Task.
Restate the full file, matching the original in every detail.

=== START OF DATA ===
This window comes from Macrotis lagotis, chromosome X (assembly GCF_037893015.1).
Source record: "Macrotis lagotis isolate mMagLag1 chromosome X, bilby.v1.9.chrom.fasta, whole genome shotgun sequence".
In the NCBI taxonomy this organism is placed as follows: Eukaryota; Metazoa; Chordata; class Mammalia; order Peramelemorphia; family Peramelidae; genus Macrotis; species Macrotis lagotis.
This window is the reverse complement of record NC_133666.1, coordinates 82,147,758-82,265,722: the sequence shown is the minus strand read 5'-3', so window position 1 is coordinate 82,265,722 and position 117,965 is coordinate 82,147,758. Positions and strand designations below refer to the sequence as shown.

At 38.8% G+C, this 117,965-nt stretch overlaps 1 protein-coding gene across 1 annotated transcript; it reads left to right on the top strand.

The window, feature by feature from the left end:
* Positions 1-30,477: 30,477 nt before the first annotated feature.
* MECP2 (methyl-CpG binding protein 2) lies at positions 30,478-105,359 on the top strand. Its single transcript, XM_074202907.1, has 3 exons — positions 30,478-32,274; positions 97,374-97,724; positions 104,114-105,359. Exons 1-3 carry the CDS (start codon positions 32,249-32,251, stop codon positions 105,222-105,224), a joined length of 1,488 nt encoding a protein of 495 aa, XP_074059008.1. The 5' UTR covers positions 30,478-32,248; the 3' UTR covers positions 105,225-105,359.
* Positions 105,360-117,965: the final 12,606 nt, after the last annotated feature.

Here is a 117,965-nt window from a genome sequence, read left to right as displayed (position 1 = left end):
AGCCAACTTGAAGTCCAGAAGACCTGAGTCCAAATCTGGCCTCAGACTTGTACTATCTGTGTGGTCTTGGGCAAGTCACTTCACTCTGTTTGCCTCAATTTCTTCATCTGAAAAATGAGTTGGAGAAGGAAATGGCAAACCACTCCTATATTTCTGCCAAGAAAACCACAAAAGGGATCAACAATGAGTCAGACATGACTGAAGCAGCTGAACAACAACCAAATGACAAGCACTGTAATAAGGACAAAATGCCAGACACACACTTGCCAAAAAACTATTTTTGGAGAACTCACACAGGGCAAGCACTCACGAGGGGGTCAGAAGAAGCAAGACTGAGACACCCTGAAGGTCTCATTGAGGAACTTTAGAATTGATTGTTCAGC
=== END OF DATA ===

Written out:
This window comes from Macrotis lagotis, chromosome X (assembly GCF_037893015.1).
Source record: "Macrotis lagotis isolate mMagLag1 chromosome X, bilby.v1.9.chrom.fasta, whole genome shotgun sequence".
In the NCBI taxonomy this organism is placed as follows: Eukaryota; Metazoa; Chordata; class Mammalia; order Peramelemorphia; family Peramelidae; genus Macrotis; species Macrotis lagotis.
This window is the reverse complement of record NC_133666.1, coordinates 82,147,758-82,265,722: the sequence shown is the minus strand read 5'-3', so window position 1 is coordinate 82,265,722 and position 117,965 is coordinate 82,147,758. Positions and strand designations below refer to the sequence as shown.

At 38.8% G+C, this 117,965-nt stretch overlaps 1 protein-coding gene across 1 annotated transcript; it reads left to right on the top strand.

The window, feature by feature from the left end:
* Positions 1-30,477: 30,477 nt before the first annotated feature.
* MECP2 (methyl-CpG binding protein 2) lies at positions 30,478-105,359 on the top strand. Its single transcript, XM_074202907.1, has 3 exons — positions 30,478-32,274; positions 97,374-97,724; positions 104,114-105,359. Exons 1-3 carry the CDS (start codon positions 32,249-32,251, stop codon positions 105,222-105,224), a joined length of 1,488 nt encoding a protein of 495 aa, XP_074059008.1. The 5' UTR covers positions 30,478-32,248; the 3' UTR covers positions 105,225-105,359.
* Positions 105,360-117,965: the final 12,606 nt, after the last annotated feature.

Here is a 117,965-nt window from a genome sequence, read left to right as displayed (position 1 = left end):
AGCCAACTTGAAGTCCAGAAGACCTGAGTCCAAATCTGGCCTCAGACTTGTACTATCTGTGTGGTCTTGGGCAAGTCACTTCACTCTGTTTGCCTCAATTTCTTCATCTGAAAAATGAGTTGGAGAAGGAAATGGCAAACCACTCCTATATTTCTGCCAAGAAAACCACAAAAGGGATCAACAATGAGTCAGACATGACTGAAGCAGCTGAACAACAACCAAATGACAAGCACTGTAATAAGGACAAAATGCCAGACACACACTTGCCAAAAAACTATTTTTGGAGAACTCACACAGGGCAAGCACTCACGAGGGGGTCAGAAGAAGCAAGACTGAGACACCCTGAAGGTCTCATTGAGGAACTTTAGAATTGATTGTTCAGC